“A proof reader can go a step further providing light copy-edits, and highlight text that might require re-phrasing, deletion or inclusion. Often, as authors become familiar with their work, it is easy to fall in love with a scene, thus becoming blind to its shortcomings. A proof reader can lend the scene a new set of eyes and give options for the author to consider, if it is not working in their eyes.”
In her Beta reading of The Goodbye Ride, Marion gave me what I like to term, “a lightbulb moment’. I like writing dialogue and while people tend to say that dialogue is one of my strengths, I can also be guilty of ‘telling’ my story through dialogue.
To illustrate, let me show you the version Marion read as Beta Reader, with where this scene is now.
Scene 1: (and the ‘chunk’ he refers to is a chunk of hair, for your context). The comments in bold are Marion’s.
Owen moved closer, trapping Liv between his big body and the Hyundai’s back wheel. “This damn chunk falls across your eye all the time. I can’t look at it without wanting to do…this.” He picked it up, tucked it behind her ear, and turned her insides into butterfly jelly.
“We’re going out tonight.” Owen scorched a kiss across her temple, so that it felt like a circle of flame branded her skin. “I’ll see you at your place about seven.”
“Where are we going?” I was expecting a ‘she breathed’
“It’s a surprise.”
She could feel pink flushing up her throat. “Do I need riding leathers?”
“Wear them if you want, but we’re not going riding tonight.” His mouth feathered from her temple, down her jaw, each breath hot with promise.
Liv shivered. “I never really liked surprises.”
“You’ll love this one.” I haven’t read the next bit to this yet, but what is happening for Liv at this point? What is her response to his proclamation of a surprise? I don’t know if it really matters, but you want to avoid letting the dialogue do all the talking if that makes sense.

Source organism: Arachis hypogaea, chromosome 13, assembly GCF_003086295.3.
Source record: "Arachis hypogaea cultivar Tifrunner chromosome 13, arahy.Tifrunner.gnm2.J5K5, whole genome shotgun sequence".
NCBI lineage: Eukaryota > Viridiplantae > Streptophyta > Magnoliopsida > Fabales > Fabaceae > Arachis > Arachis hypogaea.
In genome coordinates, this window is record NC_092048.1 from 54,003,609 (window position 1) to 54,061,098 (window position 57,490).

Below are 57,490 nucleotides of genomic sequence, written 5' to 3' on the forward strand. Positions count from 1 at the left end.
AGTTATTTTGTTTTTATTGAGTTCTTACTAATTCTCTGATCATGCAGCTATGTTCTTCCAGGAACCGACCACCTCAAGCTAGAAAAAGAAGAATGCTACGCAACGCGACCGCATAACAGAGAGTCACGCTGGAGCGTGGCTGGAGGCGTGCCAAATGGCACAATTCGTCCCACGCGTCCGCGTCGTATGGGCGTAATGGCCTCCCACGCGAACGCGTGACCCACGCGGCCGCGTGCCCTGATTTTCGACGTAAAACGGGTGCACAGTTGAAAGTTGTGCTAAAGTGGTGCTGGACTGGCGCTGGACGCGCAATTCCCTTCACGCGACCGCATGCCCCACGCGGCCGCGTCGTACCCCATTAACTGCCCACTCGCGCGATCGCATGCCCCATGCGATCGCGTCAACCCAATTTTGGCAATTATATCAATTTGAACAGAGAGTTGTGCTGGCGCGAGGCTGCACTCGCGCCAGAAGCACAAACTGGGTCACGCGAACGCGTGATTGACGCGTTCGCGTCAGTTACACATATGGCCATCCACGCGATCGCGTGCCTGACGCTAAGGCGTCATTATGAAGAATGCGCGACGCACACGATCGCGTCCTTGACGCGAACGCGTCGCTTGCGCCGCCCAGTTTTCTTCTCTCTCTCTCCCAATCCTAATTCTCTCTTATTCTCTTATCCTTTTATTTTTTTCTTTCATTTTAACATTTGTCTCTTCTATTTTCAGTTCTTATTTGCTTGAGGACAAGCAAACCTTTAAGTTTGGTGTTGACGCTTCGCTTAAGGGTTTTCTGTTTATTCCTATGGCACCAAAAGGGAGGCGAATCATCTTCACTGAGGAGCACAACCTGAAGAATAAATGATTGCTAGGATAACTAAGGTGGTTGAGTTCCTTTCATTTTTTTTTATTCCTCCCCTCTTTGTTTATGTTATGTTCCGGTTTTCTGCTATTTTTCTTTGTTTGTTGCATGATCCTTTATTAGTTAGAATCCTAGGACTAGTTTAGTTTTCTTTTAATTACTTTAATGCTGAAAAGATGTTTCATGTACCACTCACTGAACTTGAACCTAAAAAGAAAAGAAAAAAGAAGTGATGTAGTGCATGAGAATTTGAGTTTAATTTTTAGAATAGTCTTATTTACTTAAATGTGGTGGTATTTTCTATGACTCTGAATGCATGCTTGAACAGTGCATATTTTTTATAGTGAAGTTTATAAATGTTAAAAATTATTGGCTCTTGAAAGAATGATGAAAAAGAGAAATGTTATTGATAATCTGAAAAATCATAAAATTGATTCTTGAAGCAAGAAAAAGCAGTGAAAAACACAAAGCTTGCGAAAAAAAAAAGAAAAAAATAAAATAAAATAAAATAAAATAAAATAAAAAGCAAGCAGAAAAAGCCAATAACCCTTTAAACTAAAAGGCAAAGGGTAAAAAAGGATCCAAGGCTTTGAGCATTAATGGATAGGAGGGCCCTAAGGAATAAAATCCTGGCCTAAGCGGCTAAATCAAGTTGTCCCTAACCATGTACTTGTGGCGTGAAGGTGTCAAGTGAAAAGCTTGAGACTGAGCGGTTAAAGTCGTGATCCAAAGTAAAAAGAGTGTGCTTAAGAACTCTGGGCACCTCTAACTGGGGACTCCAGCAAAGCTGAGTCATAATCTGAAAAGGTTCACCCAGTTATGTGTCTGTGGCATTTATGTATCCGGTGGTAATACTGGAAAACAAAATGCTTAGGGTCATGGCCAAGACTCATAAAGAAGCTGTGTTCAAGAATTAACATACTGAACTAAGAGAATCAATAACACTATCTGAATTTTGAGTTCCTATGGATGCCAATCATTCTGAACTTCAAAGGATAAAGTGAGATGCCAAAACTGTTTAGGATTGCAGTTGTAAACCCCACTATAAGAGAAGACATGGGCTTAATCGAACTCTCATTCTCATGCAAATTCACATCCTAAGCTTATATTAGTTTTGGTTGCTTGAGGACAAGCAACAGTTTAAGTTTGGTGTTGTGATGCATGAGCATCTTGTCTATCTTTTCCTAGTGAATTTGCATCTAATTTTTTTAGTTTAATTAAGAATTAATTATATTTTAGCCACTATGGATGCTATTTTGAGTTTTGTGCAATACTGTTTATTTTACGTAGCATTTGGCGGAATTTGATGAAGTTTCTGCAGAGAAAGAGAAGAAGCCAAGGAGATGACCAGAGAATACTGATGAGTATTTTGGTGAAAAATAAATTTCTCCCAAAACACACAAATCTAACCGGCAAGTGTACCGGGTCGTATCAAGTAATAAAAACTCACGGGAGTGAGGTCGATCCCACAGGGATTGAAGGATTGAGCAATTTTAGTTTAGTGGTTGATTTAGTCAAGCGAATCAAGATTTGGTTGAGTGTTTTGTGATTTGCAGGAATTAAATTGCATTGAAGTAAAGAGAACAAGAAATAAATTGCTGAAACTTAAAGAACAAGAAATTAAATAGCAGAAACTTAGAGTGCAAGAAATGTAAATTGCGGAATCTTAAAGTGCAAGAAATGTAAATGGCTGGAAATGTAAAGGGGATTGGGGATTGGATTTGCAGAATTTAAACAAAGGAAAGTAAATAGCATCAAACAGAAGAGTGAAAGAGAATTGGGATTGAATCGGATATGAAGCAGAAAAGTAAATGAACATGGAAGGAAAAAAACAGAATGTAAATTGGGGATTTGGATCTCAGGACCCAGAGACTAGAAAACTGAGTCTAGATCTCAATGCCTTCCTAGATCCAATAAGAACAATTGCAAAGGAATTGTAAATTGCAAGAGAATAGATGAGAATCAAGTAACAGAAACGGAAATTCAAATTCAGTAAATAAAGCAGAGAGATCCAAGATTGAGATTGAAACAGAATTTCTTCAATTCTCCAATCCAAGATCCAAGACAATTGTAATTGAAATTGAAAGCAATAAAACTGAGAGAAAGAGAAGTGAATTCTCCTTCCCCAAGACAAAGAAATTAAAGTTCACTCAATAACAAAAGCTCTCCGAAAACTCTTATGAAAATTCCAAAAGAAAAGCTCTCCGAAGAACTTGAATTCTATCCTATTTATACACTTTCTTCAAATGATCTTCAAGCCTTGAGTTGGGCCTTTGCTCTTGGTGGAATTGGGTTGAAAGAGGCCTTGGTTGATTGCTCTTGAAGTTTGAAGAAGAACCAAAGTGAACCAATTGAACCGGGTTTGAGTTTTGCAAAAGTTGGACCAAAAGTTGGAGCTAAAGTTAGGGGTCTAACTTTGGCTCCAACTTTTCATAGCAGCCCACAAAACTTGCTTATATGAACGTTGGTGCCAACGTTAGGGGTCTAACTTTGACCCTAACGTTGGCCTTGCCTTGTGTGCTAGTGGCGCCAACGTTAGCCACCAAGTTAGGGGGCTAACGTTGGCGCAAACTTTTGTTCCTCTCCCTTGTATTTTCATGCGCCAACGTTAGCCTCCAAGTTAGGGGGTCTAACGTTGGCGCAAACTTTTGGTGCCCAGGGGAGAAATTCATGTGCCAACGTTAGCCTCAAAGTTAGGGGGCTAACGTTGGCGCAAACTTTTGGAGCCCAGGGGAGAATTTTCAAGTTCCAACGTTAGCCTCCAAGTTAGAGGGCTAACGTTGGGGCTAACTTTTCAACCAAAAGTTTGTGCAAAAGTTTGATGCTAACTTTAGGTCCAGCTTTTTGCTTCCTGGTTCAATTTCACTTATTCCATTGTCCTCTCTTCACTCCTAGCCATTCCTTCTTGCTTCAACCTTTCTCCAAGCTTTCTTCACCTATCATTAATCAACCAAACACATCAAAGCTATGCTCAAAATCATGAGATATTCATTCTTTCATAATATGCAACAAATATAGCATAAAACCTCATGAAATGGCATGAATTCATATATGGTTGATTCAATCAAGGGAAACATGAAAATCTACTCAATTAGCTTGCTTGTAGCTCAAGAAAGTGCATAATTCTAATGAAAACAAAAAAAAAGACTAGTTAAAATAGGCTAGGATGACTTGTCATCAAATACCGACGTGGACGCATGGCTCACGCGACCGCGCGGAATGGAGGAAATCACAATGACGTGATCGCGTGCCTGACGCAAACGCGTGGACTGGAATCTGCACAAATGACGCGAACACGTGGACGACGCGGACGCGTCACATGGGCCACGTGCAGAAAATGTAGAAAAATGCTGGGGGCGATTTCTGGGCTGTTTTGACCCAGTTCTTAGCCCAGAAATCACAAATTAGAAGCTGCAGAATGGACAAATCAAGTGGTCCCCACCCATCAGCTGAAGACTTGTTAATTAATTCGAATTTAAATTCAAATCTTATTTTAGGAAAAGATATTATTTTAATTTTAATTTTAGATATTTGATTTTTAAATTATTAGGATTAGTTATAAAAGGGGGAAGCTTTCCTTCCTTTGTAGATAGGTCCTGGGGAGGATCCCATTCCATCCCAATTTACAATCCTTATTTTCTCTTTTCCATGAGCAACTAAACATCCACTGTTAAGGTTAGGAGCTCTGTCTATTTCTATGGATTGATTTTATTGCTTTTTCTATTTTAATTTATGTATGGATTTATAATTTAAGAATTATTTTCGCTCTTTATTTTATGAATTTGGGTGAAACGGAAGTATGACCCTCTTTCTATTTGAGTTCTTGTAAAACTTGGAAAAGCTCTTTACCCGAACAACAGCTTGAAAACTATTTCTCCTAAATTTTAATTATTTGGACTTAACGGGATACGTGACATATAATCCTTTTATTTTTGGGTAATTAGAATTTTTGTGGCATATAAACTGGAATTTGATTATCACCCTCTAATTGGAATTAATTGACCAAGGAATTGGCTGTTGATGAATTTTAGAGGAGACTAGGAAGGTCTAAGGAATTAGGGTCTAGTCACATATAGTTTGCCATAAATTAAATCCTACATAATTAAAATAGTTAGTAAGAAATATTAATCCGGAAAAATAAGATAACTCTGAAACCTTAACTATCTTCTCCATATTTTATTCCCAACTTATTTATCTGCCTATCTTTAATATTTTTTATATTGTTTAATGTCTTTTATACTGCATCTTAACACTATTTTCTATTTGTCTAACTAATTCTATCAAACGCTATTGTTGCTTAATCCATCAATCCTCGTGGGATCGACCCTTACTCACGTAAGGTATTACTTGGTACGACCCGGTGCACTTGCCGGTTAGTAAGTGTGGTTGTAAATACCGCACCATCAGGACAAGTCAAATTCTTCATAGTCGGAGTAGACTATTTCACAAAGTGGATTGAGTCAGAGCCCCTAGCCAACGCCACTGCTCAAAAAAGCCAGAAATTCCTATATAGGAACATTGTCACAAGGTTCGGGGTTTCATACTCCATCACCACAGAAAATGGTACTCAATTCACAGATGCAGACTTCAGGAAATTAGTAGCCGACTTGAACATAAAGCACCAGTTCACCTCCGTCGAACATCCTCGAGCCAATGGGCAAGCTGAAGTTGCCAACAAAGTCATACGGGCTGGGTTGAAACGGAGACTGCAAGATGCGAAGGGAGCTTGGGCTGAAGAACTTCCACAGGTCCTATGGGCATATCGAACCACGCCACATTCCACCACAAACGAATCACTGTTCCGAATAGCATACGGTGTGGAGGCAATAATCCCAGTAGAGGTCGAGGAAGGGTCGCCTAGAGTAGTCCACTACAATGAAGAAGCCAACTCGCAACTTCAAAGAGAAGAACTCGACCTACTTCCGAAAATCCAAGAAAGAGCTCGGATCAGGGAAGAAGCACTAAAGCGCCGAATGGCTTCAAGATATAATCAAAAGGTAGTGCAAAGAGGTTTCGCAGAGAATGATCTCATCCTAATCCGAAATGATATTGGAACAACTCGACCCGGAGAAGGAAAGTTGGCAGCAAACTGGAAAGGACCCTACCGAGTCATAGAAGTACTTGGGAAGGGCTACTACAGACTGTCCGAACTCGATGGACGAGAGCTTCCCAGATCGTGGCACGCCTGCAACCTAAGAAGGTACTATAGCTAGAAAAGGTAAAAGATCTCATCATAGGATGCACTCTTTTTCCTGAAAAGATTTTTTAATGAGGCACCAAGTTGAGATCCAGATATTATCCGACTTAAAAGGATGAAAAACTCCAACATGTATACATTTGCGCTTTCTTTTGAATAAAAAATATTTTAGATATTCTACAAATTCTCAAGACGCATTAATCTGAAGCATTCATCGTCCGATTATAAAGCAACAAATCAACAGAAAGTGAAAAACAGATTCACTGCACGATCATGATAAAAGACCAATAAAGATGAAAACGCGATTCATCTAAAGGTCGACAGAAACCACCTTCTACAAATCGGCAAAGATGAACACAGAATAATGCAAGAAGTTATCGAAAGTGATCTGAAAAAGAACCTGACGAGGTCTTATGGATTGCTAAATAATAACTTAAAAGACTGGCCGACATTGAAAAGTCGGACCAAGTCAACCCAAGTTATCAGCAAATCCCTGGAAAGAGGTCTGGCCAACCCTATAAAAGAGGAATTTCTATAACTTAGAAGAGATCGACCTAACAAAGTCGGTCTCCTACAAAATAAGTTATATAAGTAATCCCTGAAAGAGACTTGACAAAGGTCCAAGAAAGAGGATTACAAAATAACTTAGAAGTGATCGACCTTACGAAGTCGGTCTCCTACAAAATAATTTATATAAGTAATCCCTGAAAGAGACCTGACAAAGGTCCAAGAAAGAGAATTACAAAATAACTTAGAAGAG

Did it make sense? I thought dialogue was showing not telling… but when Marion picked this particular point up a few more times in the manuscript, that’s when it clicked. I also kept remembering that keyword from her review of His Brand Of Beautiful.‘Unpack more’. So here is this scene now. No doubt about it, when Lily Malone unpacks… she shakes out the whole dang suitcase!
Owen moved closer and Liv lost sight of his aunt’s retreating back and the camellia trees flanking the front steps. She couldn’t see anything but the solid wall of his chest and the mesmerising rise of his hand as he lifted it toward her face. “How can I think about transfer papers when this damn chunk of hair falls across your eye like that? How can I look at it without wanting to do…this.”
He tucked the stray hairs behind her ear. Roughened fingertips skimmed her earlobe, caressed the skin of her neck, and Liv felt all the breath squeeze from her lungs. Could Owen feel her pulse? Surely he could hear it?
“How should we celebrate all our hard work, Liv?”
“I don’t care,” she said. And she didn’t. Anywhere with him was fine.
“Should I surprise you?”
Liv had three pairs of jeans in her wardrobe, including the pair she now wore. She hoped he wasn’t thinking of anywhere too ritzy.“I never really liked surprises.”
Owen’s eyebrows arched. “You’ll ride the flying fox in the school playground but you don’t like surprises?”
“At least give me a clue about what to wear. I can hardly drag out the party heels if we’re riding the bike again.” That’s if I owned party heels.
“You’d look good in anything,” Owen said, banishing all thought of footwear from her brain as his mouth brushed her temple. “You’d look incredible in nothing.”
The husky promise in his voice—his hot breath on her skin—it turned her knees to jelly.
Owen breathed her scent, his nose in her hair. He nibbled a path around her ear. A shudder racked her body and she surrendered to the delicious things he was doing with his lips. Liv closed her eyes, slid her hands up his bare arms, great arms, shaping the muscles she felt there, loving the underlying strength.
It took a raucous whistle from the house to break through Liv’s trance.
“Bloody Mark,” Owen muttered against her jaw, lifting his head.
She took the chance to sidle sideways and hook her fingers under the door handle, her face flushed from a hot mix of embarrassment and desire. Owen held the door for her while she settled behind the wheel, glad to be sitting so he wouldn’t see her legs shake.
“Drag out the party heels if you like, Lovely. We’re not going riding tonight,” he said, big fingers splayed loosely against the window. “Tonight I want to end up somewhere with you that’s much more comfortable than the back of a bike.”
Another up and coming Aussie author, who is a great proponent for self-publishing and for self-promotion is the author of A Beautiful Struggle, A Beautiful Forever (with a new book, Alter, about to be published) Lilliana Anderson.
Lilliana also has Marion on her team of Beta readers, and this is her take on what Marion can provide:
“I need someone to pull apart my work and ask lots of questions. While it’s great having someone take a look at it and shout ‘Yay! Awesome!’ it’s not really conducive to the type of work I am trying to put out there. Some may have been happy with me releasing the book on the first draft and I’m not happy enough with that. That’s why I need Marion! I NEED her.”